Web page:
Photo by Danting Zhu | Unsplash
Even before the COVID-19 pandemic, the use of telemedicine was called “a new era of medicine” and praised for its potential to reduce health care expenditures, improve quality and safety, and enhance self-empowerment for patients. Many people now use technology to see their doctors, get lab results, renew prescriptions, or book appointments. In Denmark, general practitioners offer video consultations via the Min Læge (“My Doctor”) app. Now that limiting physical contact where possible has become a priority, telemedicine has gained momentum around the world.
But what do we really know about the positive and negative effects digital services have on patient safety? For the past two years, the Danish Society for Patient Safety (PS!) has examined this question.
What We’ve Learned So Far
In collaboration with the Centre for Innovative Medical Technology (CIMT) and with support from HelseFonden (the Health Foundation), PS! carried out a major analysis of international and Danish experiences with telemedicine and its effects on patient safety. Based on what we’ve learned, there seems little doubt that health care providers will continue wide use of telemedicine beyond COVID-19, but we’re only seeing the tip of the iceberg when we consider its consequences for patients and health professionals.
A systematic literature review, in which data from 59 publications has been analyzed, shows that telemedicine can have both positive and negative effects on patient safety. These effects result from using technology that compels new ways to communicate and behave. Our analysis shows this can create hazards, but also benefits, for health care professionals, patients, and health care organizations.
Interviews with Danish health care professionals have indicated that, in some cases, telemedicine can support care that’s more timely, patient-centered, safe, and more in line with a patient’s needs and wishes. In other cases, telemedicine can jeopardize patient safety. It can, for instance, lead to communication errors between a health care professional and patient. Also, telemedicine was not designed for all types of assessment, so its inappropriate use can lead to delays in care and eventually patient harm.
Telemedicine and its effects on patients, health care professionals, health organizations, and society have yet to be fully explored. Even after extensive review, our overall conclusion is that we know relatively little about telemedicine’s effects on patient safety. Given its widespread use, there is an urgent need for further examination.
During our interviews with Danish health care professionals, each person highlighted the need to create a robust infrastructure that supports nationally driven work to identify adverse events when using digital health care. In other words, we need a systematic approach to assess telemedicine to get a clear picture of the circumstances that make telemedicine beneficial or harmful.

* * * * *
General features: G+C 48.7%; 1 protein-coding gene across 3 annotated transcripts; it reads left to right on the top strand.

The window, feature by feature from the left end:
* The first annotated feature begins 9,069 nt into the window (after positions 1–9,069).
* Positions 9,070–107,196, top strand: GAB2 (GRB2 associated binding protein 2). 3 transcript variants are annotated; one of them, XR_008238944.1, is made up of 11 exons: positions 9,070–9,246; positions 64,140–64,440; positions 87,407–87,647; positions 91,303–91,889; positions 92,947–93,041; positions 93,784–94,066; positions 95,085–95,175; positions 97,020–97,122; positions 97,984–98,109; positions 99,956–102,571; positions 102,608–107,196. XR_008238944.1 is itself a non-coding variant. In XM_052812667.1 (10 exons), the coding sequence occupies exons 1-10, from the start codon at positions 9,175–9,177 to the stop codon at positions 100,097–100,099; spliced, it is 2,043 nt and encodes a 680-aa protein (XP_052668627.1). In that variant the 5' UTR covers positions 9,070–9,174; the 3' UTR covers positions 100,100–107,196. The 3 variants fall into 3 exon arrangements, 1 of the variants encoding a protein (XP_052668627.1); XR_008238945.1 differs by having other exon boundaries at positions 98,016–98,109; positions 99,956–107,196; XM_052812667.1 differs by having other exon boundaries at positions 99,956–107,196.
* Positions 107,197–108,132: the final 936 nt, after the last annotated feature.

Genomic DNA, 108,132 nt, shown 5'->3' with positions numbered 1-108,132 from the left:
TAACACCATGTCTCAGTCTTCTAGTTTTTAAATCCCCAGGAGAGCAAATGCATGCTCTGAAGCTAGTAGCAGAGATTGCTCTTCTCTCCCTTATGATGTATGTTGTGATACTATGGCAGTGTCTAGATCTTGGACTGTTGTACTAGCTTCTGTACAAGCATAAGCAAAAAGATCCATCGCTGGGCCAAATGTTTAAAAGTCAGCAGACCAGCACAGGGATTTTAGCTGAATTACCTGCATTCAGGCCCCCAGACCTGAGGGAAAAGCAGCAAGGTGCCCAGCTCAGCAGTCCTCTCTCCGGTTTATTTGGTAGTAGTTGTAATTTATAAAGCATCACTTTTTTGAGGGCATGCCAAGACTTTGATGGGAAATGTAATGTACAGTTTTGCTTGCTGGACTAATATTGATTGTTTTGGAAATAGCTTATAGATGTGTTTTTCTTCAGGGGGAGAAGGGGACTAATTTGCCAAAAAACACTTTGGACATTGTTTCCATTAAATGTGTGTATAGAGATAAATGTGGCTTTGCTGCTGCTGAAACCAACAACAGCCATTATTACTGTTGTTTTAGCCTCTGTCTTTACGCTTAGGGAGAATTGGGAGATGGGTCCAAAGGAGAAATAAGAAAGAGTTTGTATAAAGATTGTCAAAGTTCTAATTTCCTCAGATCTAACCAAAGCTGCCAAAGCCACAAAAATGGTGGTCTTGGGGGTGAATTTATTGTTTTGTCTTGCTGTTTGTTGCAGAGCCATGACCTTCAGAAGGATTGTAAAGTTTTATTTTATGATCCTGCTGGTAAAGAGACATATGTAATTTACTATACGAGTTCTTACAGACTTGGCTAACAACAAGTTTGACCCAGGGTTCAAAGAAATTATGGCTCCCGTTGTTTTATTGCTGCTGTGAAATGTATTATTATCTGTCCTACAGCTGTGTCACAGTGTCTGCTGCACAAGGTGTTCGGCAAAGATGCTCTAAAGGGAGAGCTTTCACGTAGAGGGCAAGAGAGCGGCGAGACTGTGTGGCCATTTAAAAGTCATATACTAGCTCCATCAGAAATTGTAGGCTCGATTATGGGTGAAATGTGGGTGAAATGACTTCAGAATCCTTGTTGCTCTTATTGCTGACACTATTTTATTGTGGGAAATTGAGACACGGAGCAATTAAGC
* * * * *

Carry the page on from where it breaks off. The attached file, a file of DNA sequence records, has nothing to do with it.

Based on the report’s findings, and our many years of patient safety experience, D! recommends the following for future evaluation of the digital health care system in Denmark:
- Collect data on the effects of telemedicine on patient safety.
- Create a more systematic method for development and implementation of telemedicine solutions.
- Develop a more systematic focus on learning, including what goes wrong and what works well.
- Focus on risk stratification of the user and technologies.
- Help both patients and health care professionals learn to use telemedicine technology more effectively.
Based on our communications with other organizations, we believe these recommendations may also apply beyond Denmark.
After learning of our findings, IHI Vice President Frank Federico commented, “Our colleagues and Strategic Partners at the Danish Society for Patient Safety have done a great service to health care worldwide with this report. Information such as this helps drive the efforts to more fully understand how to use telemedicine to provide safe care. We look forward to exploring more with them.”
We need other researchers and practitioners to help us discover more about the possibilities and pitfalls of telemedicine. We need explorers, like Roald Amundsen, who was credited with being the first to reach the South Pole, and Fridtjof Nansen, who led the first documented crossing of the Greenland interior, to join our expedition and push the boundaries of what’s known. We hope we all share what we learn along the way so we can continue to improve patient safety together.
Inge Kristensen is the Chief Executive Officer of the Danish Society for Patient Safety. Tatjana Sandreva, MD, is a project manager at the Danish Society for Patient Safety. Jens Reventlov is a senior advisor to the Danish Society for Patient Safety.
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